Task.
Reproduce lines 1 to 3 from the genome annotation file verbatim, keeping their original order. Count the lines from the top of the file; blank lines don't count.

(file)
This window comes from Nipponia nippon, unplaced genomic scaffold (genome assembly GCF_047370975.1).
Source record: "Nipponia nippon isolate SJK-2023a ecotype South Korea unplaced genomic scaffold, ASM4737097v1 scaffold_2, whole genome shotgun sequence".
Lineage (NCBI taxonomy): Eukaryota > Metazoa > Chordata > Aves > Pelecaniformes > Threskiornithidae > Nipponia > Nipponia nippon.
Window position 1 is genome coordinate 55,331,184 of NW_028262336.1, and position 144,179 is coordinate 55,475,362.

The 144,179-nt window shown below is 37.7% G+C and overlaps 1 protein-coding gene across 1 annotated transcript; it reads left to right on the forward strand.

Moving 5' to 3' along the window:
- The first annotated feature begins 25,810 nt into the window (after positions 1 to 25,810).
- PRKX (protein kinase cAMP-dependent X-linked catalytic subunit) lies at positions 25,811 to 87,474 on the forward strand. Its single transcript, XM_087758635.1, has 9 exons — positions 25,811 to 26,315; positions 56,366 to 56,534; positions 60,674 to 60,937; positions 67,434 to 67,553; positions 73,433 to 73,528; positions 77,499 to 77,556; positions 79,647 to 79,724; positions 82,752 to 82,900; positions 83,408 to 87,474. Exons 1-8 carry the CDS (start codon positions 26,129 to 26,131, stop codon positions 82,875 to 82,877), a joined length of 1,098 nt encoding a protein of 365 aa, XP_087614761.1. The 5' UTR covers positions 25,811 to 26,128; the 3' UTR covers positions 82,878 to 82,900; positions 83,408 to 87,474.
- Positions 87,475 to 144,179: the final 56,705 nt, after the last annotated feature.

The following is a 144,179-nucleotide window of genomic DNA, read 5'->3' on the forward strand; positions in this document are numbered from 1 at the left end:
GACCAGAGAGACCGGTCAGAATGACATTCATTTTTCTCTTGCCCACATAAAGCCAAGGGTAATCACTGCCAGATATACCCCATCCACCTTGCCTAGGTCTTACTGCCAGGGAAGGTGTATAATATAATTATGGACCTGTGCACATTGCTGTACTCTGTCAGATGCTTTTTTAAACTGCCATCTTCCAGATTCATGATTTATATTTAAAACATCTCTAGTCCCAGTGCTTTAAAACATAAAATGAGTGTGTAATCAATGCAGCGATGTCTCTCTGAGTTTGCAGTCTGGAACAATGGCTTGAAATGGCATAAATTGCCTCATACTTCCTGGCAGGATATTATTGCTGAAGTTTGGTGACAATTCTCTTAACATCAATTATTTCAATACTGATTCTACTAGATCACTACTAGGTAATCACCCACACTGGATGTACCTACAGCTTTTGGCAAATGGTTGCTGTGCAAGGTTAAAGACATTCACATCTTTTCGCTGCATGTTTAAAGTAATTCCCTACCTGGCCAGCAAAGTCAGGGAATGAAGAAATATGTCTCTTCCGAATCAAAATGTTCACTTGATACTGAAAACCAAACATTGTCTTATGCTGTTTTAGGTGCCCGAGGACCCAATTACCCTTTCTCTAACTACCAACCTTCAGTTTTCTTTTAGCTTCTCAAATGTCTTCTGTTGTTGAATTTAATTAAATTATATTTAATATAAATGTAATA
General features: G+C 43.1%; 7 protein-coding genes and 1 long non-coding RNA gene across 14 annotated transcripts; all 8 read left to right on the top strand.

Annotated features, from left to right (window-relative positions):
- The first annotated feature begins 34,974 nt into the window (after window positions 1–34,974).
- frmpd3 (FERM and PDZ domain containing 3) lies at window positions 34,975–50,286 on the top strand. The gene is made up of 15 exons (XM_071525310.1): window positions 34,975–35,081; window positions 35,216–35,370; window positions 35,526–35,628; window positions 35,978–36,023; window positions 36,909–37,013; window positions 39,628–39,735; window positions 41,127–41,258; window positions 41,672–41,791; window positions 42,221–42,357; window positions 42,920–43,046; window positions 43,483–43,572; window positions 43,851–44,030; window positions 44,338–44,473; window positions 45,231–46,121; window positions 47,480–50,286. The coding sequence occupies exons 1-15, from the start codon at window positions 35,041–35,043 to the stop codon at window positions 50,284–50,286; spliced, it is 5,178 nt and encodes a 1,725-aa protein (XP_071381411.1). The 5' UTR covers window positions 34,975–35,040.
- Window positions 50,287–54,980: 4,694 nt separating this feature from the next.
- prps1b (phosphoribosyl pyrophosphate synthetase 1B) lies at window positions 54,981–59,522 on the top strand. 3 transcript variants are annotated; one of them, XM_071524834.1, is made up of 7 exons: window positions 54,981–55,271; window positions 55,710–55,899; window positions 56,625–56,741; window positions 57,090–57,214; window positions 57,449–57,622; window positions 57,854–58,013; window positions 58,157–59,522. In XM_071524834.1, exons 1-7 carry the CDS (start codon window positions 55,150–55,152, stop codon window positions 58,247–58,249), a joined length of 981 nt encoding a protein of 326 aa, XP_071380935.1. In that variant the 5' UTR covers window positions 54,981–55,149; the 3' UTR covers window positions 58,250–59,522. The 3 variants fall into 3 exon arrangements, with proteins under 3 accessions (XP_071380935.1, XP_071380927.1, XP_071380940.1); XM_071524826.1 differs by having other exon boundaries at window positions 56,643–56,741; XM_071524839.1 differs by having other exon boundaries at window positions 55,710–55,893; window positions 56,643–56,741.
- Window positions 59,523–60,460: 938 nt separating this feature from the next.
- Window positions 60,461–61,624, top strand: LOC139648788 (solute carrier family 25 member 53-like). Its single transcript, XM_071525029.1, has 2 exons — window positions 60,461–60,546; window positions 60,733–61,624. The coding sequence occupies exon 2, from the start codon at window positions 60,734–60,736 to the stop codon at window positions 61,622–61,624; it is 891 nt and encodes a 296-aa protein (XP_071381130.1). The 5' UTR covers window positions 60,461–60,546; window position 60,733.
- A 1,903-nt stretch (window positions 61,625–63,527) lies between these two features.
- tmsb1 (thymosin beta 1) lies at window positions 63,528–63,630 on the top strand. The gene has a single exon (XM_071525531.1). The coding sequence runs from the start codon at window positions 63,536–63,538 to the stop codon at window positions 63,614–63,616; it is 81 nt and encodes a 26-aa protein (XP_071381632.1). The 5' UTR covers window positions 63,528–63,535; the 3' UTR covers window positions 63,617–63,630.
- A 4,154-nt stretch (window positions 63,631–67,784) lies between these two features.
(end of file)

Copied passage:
This window comes from Nipponia nippon, unplaced genomic scaffold (genome assembly GCF_047370975.1).
Source record: "Nipponia nippon isolate SJK-2023a ecotype South Korea unplaced genomic scaffold, ASM4737097v1 scaffold_2, whole genome shotgun sequence".
Lineage (NCBI taxonomy): Eukaryota > Metazoa > Chordata > Aves > Pelecaniformes > Threskiornithidae > Nipponia > Nipponia nippon.